A signed control lets you use a certificate to verify who developed the control. You can use this setting along with the settings under Tools, Internet Options, Content to specify that users can download controls only from publishers you trust. If you select prompt, IE displays a warning dialog box each time the user tries to download a signed control, unless a trusted publisher has signed it. If you select enable, IE lets users download any signed control, regardless of who is the publisher. If you select enable or prompt, IE always warns the users if the signature isn’t valid (e.g., if the publisher’s certificate has expired). Download unsigned ActiveX controls and plug-ins works the same as its signed counterpart, but this policy applies to controls with no signature.

Run ActiveX controls and plug-ins. You can use the Run ActiveX controls and plug-ins policy to decide whether users can run a control when a Web page includes a link (e.g., the top movie trailer links at http://www.real.com). Enable, disable, and prompt work the same way as they do in the other categories. If you select "Administrator approved," you can use the User Configuration, Administrative Templates, Internet Explorer, Administrator Approved Controls section of Group Policy Objects (GPOs) to specify a list of controls that you will let users run.

Script ActiveX controls marked safe for scripting and Initialize and script ActiveX controls not marked as safe. IE's security settings for ActiveX controls include two policies to control whether client-side scripts embedded in Web pages can use ActiveX controls (e.g., go to http://www.cnn.com to see video clips that open by a Java script). You can specify enable, disable, and prompt for both policies. ActiveX is a software component reuse technology that isn’t limited to Web page content, and some ActiveX controls are designed for non-Web-based applications that aren't intended for use from Web pages. Developers shouldn't mark any control as safe for scripting that might perform dangerous functions in the context of a Web page (e.g., access the local drive).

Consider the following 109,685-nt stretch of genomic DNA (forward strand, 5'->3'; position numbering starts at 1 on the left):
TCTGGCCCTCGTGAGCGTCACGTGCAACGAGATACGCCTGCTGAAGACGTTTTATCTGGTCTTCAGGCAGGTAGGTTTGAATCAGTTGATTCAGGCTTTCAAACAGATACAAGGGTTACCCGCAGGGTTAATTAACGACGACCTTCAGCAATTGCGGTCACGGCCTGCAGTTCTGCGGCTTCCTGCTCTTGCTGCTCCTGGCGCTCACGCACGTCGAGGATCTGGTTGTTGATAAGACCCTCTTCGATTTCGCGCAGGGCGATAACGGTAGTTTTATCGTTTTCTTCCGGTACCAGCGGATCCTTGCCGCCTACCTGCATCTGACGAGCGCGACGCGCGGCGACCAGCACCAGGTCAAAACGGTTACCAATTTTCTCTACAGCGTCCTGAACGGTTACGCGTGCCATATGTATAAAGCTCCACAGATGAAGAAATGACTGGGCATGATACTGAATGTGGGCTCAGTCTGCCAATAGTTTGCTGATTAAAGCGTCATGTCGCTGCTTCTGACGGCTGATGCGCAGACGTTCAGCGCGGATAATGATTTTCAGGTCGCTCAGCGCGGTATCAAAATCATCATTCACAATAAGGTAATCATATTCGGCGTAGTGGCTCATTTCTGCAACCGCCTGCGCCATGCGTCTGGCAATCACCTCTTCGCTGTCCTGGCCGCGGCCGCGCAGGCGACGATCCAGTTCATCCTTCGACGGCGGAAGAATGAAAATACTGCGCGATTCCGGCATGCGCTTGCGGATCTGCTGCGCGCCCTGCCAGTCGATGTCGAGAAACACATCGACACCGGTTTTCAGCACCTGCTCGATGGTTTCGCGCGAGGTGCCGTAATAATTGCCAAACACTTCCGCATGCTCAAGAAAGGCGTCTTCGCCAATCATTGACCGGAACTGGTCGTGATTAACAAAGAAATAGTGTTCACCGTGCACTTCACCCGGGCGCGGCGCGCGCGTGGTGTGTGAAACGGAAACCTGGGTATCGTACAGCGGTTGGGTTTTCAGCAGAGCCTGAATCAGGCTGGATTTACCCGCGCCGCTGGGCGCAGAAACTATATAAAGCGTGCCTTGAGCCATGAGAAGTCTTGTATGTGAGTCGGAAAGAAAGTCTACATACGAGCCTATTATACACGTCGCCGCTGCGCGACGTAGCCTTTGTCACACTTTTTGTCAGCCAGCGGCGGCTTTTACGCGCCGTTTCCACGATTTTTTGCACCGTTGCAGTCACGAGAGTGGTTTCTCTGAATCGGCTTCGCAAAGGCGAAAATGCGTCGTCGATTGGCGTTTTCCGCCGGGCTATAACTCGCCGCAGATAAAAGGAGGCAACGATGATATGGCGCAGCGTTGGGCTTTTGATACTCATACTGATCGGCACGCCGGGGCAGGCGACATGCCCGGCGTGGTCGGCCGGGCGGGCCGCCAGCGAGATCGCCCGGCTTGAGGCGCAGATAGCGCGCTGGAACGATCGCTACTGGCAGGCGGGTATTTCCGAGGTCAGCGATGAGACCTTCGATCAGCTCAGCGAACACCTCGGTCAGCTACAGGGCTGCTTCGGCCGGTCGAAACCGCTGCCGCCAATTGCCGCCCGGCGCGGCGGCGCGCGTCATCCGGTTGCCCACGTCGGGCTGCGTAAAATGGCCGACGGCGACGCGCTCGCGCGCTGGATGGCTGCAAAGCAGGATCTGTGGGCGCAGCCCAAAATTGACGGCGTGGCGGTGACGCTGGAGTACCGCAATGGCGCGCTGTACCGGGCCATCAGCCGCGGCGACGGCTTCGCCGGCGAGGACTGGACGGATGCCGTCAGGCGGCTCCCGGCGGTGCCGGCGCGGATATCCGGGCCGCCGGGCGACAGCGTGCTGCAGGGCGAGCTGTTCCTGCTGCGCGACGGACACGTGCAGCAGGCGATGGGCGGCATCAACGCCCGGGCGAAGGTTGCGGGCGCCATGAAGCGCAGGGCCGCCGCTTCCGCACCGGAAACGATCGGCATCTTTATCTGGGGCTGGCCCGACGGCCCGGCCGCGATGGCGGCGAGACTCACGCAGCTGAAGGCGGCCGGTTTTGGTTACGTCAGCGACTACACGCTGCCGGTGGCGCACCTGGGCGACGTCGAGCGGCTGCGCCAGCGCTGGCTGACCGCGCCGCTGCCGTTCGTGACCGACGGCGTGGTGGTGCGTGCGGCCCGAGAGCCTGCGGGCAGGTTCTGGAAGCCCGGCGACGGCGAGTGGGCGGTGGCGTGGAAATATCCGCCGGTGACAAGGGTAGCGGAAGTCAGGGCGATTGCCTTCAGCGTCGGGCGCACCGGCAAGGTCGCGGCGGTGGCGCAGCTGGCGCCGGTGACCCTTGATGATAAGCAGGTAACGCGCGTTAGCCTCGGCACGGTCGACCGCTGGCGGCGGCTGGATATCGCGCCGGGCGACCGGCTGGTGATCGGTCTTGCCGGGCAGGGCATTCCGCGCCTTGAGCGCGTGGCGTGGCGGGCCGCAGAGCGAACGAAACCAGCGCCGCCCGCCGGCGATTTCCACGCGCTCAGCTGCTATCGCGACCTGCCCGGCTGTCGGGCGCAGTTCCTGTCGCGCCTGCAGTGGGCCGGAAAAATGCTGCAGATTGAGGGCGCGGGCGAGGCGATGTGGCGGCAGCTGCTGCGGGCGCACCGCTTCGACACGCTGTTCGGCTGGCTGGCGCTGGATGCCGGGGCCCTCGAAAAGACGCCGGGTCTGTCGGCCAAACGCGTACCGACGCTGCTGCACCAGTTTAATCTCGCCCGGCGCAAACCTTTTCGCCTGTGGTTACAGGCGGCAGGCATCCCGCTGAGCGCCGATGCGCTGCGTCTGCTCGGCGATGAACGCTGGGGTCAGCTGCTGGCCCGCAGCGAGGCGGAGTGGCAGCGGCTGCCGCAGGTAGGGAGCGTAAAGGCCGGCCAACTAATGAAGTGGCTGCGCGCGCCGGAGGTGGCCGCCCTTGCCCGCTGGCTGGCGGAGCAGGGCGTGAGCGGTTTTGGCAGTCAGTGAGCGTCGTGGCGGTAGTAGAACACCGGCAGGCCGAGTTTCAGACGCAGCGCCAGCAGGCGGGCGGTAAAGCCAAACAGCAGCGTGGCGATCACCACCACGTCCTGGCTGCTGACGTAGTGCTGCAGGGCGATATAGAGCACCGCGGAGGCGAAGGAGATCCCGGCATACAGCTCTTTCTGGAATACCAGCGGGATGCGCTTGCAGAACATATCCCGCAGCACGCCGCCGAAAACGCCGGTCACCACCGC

Securing IE's ActiveX Controls
How should you configure these ActiveX settings? I recommend disabling downloads of both signed and unsigned controls except for sophisticated power users; otherwise, anyone can install unauthorized and potentially dangerous software on computers within your trusted network. Because I frequently come across Web sites that use controls whose certificates have expired, I haven’t found much value in specifying different policies for signed or unsigned controls. The defect in the safe for scripting setting is that you trust the developer to conscientiously mark the control properly; however, sometimes developers neglect to properly configure this property. Additionally, because it's so difficult to write secure code, a malicious attacker can often trick controls that don’t contain potentially dangerous logic into performing malicious operations through buffer overflows or unchecked input parameters. Consequently, enabling ActiveX at all is a risky proposition. For maximum safety, I disable all ActiveX settings in the Internet zone for typical users. For power users who depend on full Internet access, I enable the ActiveX settings. Although basic users who don’t access a lot of multimedia content might not mind disabled ActiveX settings, you'll no doubt hear complaints from users who regularly watch news clips and other multimedia content. If there are a few news or investor-related Web sites that your typical users access, you can add these sites to the Trusted sites zone and enable ActiveX functionality for that zone.